Pacific Beach planners oppose new condo project on Shasta Ave.
Published - 07/10/17 - 02:26 PM | 3101 views | 0 0 comments | 38 38 recommendations | email to a friend | print
In June Pacific Beach Planning Group nixed a project, EKO Blok, which seeks to demolish three existing buildings in the beach community and replace them with 30 new detached condo units.

The advisory group vote was three for, eight against the proposal.

The June 28 vote followed a heated exchange over the proposed development, during which one angry neighbor was asked to leave the meeting. Several other neighbors turned out to complain they hadn’t adequately been informed about condominium plans.

Architect Tim Golba gave a slideshow presentation on the condo project located at 3937 to 3977 Shasta Ave. between Fortuna and Roosevelt avenues near Crown Point Elementary School.

“We're not (proposing) removing any trees, there will be no curb cuts, it will have four unique floor plans, we're not asking for any variances or deviations on this project and we're not taking any new parking off Shasta (Avenue),” Golba said. “It is a unique opportunity that doesn't come along very often.”

Golba said IKO Blok has environmentally sustainable elements designed to meet the city's aggressive Climate Action Plan calling for taking steps to lessen development's carbon footprints and greenhouse gas emissions.

“This is in a transitional zone meant to be a bridge between single-family homes and surrounding multi-family types of developments,” said the architect.  

Golba added project carports are being done in such a way as to allow green roofs to be constructed.

PBPG member Eve Anderson asked if developers would be willing to put in a deed restriction disallowing the condos from being turned into short term vacation rentals. Developers, who were present, said they would agree to such a stipulation.

Asked by a neighbor about the timeline for project development, Golba replied, “No timeline has been established yet,” while adding, “all 30 units will probably be built in two phases, which typically take six to seven months to build.”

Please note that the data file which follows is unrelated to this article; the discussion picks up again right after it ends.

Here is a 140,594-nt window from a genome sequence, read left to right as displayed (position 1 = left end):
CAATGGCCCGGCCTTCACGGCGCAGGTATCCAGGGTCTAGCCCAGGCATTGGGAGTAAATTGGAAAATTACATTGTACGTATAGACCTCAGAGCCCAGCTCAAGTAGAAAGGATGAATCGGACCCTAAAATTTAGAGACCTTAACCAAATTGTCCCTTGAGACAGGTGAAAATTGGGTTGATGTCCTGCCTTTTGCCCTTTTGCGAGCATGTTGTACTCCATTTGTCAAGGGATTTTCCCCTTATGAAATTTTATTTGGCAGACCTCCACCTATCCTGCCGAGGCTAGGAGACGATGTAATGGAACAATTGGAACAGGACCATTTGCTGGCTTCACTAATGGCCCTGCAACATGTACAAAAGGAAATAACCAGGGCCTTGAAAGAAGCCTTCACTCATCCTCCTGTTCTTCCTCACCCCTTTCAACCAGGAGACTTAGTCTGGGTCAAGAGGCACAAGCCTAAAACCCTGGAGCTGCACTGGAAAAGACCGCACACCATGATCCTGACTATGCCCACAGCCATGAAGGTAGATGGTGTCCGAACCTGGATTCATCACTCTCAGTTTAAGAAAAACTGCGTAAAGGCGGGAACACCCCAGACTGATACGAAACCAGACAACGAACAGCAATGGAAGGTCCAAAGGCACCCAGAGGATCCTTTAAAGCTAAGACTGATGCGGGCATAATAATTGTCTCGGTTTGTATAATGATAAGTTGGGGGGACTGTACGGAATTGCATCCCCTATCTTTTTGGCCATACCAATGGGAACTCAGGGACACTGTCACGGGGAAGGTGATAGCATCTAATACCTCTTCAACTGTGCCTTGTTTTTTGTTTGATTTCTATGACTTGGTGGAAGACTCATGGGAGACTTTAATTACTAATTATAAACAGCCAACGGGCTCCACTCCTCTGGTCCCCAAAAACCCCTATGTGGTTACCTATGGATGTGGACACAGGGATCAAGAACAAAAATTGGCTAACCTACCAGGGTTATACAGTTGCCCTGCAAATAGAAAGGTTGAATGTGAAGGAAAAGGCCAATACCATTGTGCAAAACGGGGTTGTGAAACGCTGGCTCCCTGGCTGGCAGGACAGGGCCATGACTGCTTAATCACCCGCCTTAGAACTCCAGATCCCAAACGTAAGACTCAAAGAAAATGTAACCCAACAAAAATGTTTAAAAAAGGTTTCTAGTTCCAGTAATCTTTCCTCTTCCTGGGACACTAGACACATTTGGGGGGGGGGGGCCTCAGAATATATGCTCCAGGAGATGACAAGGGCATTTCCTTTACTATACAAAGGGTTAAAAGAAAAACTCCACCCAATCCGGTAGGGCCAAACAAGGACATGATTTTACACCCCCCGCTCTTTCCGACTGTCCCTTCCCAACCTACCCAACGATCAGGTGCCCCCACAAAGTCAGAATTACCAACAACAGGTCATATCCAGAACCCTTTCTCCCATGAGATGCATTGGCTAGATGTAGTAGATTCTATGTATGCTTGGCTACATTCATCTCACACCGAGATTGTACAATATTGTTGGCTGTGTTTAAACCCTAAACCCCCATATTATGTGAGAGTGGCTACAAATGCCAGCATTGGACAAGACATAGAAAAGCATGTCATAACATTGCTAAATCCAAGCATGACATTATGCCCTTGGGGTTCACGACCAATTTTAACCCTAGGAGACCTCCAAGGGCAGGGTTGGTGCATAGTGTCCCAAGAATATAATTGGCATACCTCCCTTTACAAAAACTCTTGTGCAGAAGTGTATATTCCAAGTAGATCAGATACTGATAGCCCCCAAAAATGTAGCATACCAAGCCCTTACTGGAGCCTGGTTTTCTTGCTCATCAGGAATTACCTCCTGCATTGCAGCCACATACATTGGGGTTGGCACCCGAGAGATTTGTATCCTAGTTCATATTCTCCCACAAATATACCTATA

The project site was formerly owned by Arc of San Diego mental health services.

One neighbor stepped forward challenging the property's sale, contending, “That property was given by the Navy to help disabled adults and was never supposed to have been sold.”

Developers responded that Arc was forced to sell the property because the organization “was facing financial difficulties.”

Neighbor Molly Stewart spoke for some at the meeting in saying, “No form of public notice went out by the city. It was really word of mouth.”

A member of Golba's team answered that attempts were made to contact residents near the project via a variety of means.

Another neighbor said they would never have know about the condo project, or about it being on the planning group's agenda, if they hadn't seen a notice posted on Next Door social media. 

Noting the project met eco-friendly PB's “environmental checklist,” PBPG board member Chris Olson nonetheless said, “I'm opposed,” adding he thought more could be done with project design. 

“There's a once-in-a-lifetime opportunity to do something really unique and awesome with models in the design, maybe making a green belt friendly to bicyclists and pedestrians,” Olson said.

In other action:

* Paula Gandolfo noted no property whatsoever has thus far has been designated for community garden space in ongoing planning for revitalization of the De Anza Cove and regional Mission Bay Park. Gandolfo pointed out it’s a golden opportunity to find more public gardening space in a community desperate for it.

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